The question comes around every four years: Why do we have Leap Year?
Every Leap Year, we have one extra day in February.|
We have 3 years with 365 days and then 1 year with 366 days,
and then 3 years with 365 days and so on.
So every fourth year we have one extra day. Why do we need
this extra day? Seems like a lot of hassle!
A year is how long it takes the earth to circle around (orbit) the sun.
Where earth is in relation to the sun determines the climate and the
seasons. Popular belief is that a year is exactly 365 days, which is
incorrect. A year is actually about 365 days 5 hours 48 minutes 46 seconds.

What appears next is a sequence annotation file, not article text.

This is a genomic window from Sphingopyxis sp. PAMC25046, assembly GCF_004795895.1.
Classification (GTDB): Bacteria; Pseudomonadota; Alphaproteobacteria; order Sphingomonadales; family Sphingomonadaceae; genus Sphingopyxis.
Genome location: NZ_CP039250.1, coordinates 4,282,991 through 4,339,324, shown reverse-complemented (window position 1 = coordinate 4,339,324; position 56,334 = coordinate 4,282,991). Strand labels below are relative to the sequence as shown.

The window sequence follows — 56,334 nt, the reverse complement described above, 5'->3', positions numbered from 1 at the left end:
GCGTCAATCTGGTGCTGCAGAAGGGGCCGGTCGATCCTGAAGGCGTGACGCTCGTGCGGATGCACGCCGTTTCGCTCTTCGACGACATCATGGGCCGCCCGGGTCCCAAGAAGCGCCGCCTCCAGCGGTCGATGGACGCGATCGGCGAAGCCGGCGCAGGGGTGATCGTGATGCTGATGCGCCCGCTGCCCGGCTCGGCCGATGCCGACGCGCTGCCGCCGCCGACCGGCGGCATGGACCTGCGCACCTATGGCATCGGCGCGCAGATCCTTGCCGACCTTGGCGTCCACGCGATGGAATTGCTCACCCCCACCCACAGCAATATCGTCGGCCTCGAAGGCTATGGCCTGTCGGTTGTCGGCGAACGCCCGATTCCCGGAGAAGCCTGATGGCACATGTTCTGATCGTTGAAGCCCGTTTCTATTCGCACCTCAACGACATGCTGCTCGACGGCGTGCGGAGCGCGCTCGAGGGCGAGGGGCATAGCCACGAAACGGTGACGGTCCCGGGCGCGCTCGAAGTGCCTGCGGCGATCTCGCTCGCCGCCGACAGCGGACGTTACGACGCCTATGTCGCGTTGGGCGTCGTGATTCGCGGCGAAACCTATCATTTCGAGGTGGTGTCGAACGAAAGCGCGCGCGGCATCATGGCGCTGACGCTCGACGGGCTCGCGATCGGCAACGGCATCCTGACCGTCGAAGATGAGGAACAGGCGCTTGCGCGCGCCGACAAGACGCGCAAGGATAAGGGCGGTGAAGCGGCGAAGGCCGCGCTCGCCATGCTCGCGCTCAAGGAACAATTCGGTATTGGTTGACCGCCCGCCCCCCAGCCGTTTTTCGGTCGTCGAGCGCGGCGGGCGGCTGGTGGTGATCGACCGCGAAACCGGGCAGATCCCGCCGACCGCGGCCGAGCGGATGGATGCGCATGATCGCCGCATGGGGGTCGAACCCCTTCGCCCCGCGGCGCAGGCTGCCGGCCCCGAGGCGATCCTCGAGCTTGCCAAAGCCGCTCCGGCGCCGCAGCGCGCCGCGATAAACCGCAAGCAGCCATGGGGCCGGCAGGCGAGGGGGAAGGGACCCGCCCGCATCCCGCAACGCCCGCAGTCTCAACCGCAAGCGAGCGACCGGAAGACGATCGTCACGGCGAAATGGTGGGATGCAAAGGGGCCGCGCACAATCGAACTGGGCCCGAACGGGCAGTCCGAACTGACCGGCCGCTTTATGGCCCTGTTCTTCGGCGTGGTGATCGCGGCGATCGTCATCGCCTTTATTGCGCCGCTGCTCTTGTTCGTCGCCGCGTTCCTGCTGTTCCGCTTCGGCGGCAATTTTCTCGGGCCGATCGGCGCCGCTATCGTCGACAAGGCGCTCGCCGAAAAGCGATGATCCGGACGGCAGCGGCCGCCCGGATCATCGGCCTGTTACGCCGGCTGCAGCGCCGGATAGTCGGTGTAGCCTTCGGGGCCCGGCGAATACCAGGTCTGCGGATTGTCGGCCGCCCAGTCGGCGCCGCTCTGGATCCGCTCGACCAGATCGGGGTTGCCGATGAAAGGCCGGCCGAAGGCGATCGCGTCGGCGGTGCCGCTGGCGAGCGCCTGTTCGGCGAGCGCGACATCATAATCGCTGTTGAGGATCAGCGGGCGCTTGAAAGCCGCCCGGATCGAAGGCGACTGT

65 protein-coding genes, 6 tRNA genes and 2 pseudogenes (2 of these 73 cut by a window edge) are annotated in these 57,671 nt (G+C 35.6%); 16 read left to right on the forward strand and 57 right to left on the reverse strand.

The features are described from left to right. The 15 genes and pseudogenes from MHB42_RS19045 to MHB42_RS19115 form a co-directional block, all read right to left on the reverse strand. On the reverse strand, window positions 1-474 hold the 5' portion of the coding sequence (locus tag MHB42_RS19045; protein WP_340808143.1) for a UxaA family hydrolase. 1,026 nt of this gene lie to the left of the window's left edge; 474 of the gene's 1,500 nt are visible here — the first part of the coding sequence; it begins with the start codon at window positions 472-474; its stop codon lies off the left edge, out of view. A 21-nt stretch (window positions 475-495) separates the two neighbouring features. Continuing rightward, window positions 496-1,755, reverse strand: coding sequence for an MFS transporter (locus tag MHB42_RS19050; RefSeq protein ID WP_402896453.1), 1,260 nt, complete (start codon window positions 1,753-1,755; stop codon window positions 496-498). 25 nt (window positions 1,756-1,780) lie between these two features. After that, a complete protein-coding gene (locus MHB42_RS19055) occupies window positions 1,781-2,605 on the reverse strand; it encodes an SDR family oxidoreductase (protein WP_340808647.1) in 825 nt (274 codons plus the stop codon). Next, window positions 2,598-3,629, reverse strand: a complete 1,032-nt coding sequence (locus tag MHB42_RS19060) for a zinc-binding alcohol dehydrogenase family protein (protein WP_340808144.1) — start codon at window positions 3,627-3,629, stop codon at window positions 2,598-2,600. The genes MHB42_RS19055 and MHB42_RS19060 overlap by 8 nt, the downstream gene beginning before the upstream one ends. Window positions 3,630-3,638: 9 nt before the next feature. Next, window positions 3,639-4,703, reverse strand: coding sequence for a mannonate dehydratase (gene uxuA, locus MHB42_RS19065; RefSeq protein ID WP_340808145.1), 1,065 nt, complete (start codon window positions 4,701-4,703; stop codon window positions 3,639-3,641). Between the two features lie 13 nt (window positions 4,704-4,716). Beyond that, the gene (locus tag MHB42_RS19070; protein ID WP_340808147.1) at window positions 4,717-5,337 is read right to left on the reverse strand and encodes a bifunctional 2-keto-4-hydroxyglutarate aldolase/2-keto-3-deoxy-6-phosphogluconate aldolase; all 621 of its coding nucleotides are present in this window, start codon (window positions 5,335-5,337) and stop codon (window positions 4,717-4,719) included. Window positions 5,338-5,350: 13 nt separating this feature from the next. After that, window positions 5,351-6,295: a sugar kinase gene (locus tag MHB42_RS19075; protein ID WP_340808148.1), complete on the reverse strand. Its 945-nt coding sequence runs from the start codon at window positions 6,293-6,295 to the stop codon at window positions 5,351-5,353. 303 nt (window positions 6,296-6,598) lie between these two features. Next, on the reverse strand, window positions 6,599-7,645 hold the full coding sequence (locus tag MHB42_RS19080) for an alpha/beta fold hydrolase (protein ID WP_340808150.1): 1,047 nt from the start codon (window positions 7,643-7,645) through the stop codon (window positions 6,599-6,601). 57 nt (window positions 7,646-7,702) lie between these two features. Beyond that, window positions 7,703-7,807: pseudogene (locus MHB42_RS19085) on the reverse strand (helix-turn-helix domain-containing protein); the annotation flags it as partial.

If we did not adjust with a leap year, the seasons would slowly change
at the rate of about 1 day per 4 years. Seasons would come later. For
instance, in 100 years winter would begin about 25 days later.
Also, since we add a day every 4 years, but 5 hours 48 minutes 46 seconds
times 4 is not quite one whole day, we occasionally have to adjust for that,
or the seasons would slowly creep in the other direction (earlier). We solve
that by not having Leap Year EVERY 4 years. Once in a long while, we skip
To find out what years are not Leap Years, you have to look at the rules for Leap
Year: You probably know that the year must be divisible by 4 to be a leap
year. However, there are exceptions to that rule. A century year (a year that ends
in 00) is only a leap year if it is evenly divisible by 400. Which means:
1800, 1900, 2100, 2200, 2300, 2500, 2600, 2700, and so on are not leap